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The Heart and Courage of Leadership

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The heart of leadership

Like many people, I was deeply moved by the brave individuals who ignored their own safety to help victims just seconds after the recent Boston Marathon bomb blasts. How and why did they do such courageous things that day? The actions of Matt Patterson, Carlos Arredondo, Michael Chase and others in Boston speak to something deep at the heart of leadership.

What is leadership? Here’s my definition: it’s about making positive change happen which otherwise would not have happened. Action is key: when you make a difference by acting, you are leading. Knowing the right thing to do, or the right framework to use, gets you part of the way there—but that’s not leading, yet. To lead you must act on what you know and feel is right.

The situation: young Natalie Gilbert is performing the Star-Spangled Banner before the start of a professional basketball game, and she stumbles. Just imagine the heartbreak of flubbing your lines in front of 20,000 strangers—at age 13. Thank goodness for the proactive kindness of Maurice “Mo” Cheeks, then the coach of the Portland Trail Blazers.

As I watch Mo Cheeks here, his actions conjure questions similar to those inspired by the Boston Marathon first responders: Of all the adults on the floor of the arena, why was he the only one to act? Why did he help without hesitation? And the big one: why did he risk his professional reputation on national television to aid a girl he didn’t know? Clearly carrying a tune is not his professional calling…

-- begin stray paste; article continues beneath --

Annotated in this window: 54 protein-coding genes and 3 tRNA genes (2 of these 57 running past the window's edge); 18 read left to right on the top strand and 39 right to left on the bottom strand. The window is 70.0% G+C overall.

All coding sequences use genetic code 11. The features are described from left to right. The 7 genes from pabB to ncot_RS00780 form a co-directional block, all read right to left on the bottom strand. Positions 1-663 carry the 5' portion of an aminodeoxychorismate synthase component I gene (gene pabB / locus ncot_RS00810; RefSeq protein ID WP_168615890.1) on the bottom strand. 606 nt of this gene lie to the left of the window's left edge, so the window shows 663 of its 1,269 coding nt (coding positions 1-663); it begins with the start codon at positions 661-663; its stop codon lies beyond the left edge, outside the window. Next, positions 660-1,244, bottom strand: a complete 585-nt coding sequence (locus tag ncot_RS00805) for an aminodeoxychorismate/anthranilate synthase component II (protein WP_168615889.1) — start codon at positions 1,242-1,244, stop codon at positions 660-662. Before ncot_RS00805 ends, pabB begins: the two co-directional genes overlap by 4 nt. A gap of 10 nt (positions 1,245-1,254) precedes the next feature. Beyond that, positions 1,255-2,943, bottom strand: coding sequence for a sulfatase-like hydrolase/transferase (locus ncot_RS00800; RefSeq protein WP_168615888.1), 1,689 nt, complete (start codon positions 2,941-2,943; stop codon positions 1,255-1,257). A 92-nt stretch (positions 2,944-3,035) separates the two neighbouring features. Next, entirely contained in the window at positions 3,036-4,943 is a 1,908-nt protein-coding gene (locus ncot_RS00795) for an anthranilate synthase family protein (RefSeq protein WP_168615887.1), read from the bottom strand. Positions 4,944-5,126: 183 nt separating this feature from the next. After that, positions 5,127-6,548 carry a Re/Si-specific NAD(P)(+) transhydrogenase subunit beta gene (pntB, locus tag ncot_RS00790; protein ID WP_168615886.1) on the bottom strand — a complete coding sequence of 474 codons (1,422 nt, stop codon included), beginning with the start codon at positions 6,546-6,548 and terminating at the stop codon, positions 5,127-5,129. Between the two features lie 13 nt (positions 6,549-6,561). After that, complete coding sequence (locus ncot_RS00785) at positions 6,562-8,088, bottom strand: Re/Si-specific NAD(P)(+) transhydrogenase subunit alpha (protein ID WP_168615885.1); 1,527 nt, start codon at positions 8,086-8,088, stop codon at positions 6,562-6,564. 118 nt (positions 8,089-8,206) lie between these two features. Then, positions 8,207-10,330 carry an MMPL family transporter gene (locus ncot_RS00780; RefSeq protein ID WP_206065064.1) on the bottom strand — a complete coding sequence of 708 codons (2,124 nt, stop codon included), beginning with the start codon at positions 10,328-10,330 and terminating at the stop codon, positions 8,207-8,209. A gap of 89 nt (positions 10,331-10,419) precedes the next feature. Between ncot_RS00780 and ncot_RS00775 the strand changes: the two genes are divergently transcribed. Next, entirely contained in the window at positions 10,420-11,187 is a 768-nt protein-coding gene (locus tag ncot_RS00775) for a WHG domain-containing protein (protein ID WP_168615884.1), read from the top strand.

But leading is. Mo Cheeks helped Natalie because, much like those leaders in Boston, he prioritized the change needed in the world over how he might fare in the process of making it happen. He shows us that leadership demands that we act even if in doing so we jeopardize our own well-being. Because life is rarely perfect, to lead we must balance the imperfections of our present situation, abilities, and ideas against the premise of a future where we did not act. What if Cheeks hadn’t rushed to help? He certainly would have avoided embarrassment, but a young girl would have been left standing, alone. Through his leadership, Mo Cheeks not only helped another person, but lifted the spirits of everyone present—as well as all of us watching a decade later. The emotional swell of everyone singing along with Natalie is truly inspiring.

At the heart of leadership is a deceptively simple question: “Am I willing to risk my personal reputation, status, and safety for the good of others?” Sometimes in life it can feel foolhardy to rush in to try and make a difference, but doing so is rarely a foolish act. It’s an act of leadership.

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